• Submit your entry with contact information to info@grantprofessionalsfoundation.org.
  • Deadline: April 15, 2016 at 11:59pm ET.


Good luck!


Prepare for the GPC Exam and Support Our Profession

The fun, upbeat In the Trenches book, Prepare for the GPC Exam: Earn Your Grant Professional Certified Credential, is on sale now! Sales of the guide will support the Grant Professionals Foundation’s scholarship programs.


The new, one-of-a-kind manual covers each of the competencies established by the Grant Professionals Certification Institute ). It includes a chapter on the writing prompt, a chapter on what candidates should expect before and during the exam, and a special bonus chapter on “Strategies to Reduce Test Anxiety.”


A percentage of the proceeds from the sale of the book established the Giving Back Scholarship Fund for GPC Exam Scholarships. Every book purchased helps others in our field achieve something less than 400 people in the world currently hold: the GPC credential.


Every purchase advances the grant profession. Visit CharityChannel Press to purchase the book. Use our special coupon code (gpc-prep-gpf) to receive a 20% DISCOUNT!



How 100 Years Sparked a Giving Platform that Connected Donor’s Passions with Changed Lives

By Becky Jascoviak, MBA – GPF Board Member and Grant Writer at Kids Alive International


Kids Alive International, the organization I am blessed to serve, is celebrating 100 years of ministry this year. It’s an incredible milestone that very few companies reach, let alone non-profit organizations. What do 100 years look like? In 1916…

  • The Eiffel Tower was the tallest building in the world.
  • Crossword puzzles hadn’t been invented yet.
  • Only 23% of the world could read and write.
  • Average life expectancy was only 48.


At Kids Alive, 100 years look like this: what started as two little orphans taken in by a missionary couple in China in 1916, has now become nearly 7,000 children in 15 countries worldwide. We provide loving homes and promising futures to children who have no hope, a family for one who has been abandoned, an education for one whose father only made it through 2nd grade, a supplemental reading program for a refugee child who has been out of school for three years, and above all, love.


It’s why I do what I do: connecting people of passion to the people and projects that will light their fire for a change in the world; connecting donors and dollars to desperate, displaced people. And for 100 years, Kids Alive has faithfully provided people the opportunity to connect with abandoned and abused children through a variety of giving programs including individual child sponsors, service team building labor, and project and program proposals for major donors.


As the 100th Anniversary approached, we sought to create a donor program devised to spur the ministry on to the next century – a future-focused appeal, rather than simply a celebration of the past. A three-year plan called the Next Century Initiative was established along with a new fund called the Independence Fund. These two programs, in tandem, provide a way for donors to help build the facilities and infrastructure needed to care for more kids, as well as provide a pool of funds to provide for ongoing needs of our students as they grow into adulthood.


Within the Next Century Initiative, there are tangible building projects such as schools, care centers, and residential homes, within each of our countries. Also, there are programmatic funding opportunities such as education, training, and discipleship. This balance allows us to speak directly to the passions and desires of each donor. A vast majority of our donors give to site-specific programs and projects. Perhaps they sponsor a child in the Dominican Republic; they are also inclined to want to make sure that the student has a classroom conducive to learning.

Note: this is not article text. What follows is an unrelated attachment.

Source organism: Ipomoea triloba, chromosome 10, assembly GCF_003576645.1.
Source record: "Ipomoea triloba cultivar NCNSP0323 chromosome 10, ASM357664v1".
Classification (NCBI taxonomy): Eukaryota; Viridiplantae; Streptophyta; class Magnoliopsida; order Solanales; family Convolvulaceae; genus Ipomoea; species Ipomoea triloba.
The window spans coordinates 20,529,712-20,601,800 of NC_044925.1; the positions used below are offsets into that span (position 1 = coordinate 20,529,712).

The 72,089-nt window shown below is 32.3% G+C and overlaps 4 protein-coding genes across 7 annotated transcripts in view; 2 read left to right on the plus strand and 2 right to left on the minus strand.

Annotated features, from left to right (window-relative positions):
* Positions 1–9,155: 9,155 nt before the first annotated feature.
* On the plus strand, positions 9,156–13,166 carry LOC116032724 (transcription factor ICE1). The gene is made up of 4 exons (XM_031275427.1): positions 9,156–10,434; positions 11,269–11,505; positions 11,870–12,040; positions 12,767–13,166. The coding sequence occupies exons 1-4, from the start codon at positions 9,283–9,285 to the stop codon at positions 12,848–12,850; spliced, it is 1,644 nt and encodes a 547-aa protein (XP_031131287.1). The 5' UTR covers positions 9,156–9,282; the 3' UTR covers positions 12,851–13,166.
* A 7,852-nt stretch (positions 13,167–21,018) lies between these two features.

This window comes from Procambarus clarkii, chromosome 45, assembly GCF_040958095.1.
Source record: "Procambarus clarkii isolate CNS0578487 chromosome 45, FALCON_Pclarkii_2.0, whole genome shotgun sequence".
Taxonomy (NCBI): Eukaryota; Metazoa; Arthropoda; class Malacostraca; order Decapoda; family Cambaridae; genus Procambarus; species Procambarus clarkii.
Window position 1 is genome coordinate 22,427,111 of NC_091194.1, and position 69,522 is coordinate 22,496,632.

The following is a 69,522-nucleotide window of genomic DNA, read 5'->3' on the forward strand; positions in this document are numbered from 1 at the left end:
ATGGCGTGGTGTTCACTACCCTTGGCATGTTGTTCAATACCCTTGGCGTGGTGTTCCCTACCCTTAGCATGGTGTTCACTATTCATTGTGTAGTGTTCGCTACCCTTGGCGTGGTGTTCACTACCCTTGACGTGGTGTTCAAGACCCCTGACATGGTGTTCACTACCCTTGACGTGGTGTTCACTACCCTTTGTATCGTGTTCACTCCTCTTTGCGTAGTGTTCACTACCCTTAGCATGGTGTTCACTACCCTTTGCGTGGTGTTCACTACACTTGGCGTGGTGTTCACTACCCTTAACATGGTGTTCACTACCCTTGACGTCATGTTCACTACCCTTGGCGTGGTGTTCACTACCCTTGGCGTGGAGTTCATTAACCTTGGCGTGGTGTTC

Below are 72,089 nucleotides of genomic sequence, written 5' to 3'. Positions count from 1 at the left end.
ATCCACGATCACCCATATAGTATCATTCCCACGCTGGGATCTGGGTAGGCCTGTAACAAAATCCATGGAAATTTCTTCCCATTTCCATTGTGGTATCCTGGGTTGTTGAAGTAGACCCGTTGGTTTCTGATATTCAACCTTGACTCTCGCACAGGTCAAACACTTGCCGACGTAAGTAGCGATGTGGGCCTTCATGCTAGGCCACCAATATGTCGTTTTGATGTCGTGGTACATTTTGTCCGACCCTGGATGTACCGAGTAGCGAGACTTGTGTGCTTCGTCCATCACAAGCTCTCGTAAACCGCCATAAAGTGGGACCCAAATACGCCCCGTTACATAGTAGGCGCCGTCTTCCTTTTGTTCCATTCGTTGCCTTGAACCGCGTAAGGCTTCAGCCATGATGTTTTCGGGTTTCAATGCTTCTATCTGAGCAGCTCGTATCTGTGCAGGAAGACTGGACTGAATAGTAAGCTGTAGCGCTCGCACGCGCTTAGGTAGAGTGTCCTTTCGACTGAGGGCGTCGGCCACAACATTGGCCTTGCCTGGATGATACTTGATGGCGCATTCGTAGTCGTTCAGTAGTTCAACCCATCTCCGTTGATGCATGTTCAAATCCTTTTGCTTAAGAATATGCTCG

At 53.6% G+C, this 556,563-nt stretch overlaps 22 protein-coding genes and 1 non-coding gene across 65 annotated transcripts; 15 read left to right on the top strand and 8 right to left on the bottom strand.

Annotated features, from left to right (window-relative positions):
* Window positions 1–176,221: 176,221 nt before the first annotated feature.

We started in 2013 gearing up for 2016 with a quiet phase of donor cultivation and specific major donor proposals. Designed as a three-year giving plan, this program garnered a substantial foundation on which to build the public phase, including extra or special one-time grant giving, matching campaigns, and some fully funded projects. We then expanded to our mid-level donors and a broader reach of grant funding positioned in support of sustaining the ministry long-term. These two phases together have yielded over half of the $6 million we hoped to secure through the Next Century Initiative.


It is 2016, and we are off to the races with our celebration events around the country – the truly public phase of bringing the field here to the donors. We’re hosting large presentations and small intimate donor circles, we’re presenting at conferences, and donors are going out of their way to connect with their passions through special gifts.


How will you celebrate your next milestone?


GPA: I Finally Found My People

By Elaine Finn, GPC – Owner of Elain Finn Consulting

Grant Professionals Foundation Scholar


For me, it’s all about the instant gratification.


Being chosen as a GPF scholar to attend the Grant Professional’s Association Annual Conference last November in St. Louis provided me with immediate opportunities for professional and business growth. All those industry experts, all in one place…. grant writer’s heaven!


Within two hours of landing in St. Louis, I had a hot lead on a prospective business opportunity. “You’re a consultant from New Jersey? I’ve been looking for someone who can….” I practically cut off my new best friend in mid-sentence at the Welcome Reception to run back up and grab the forgotten business cards from my hotel room.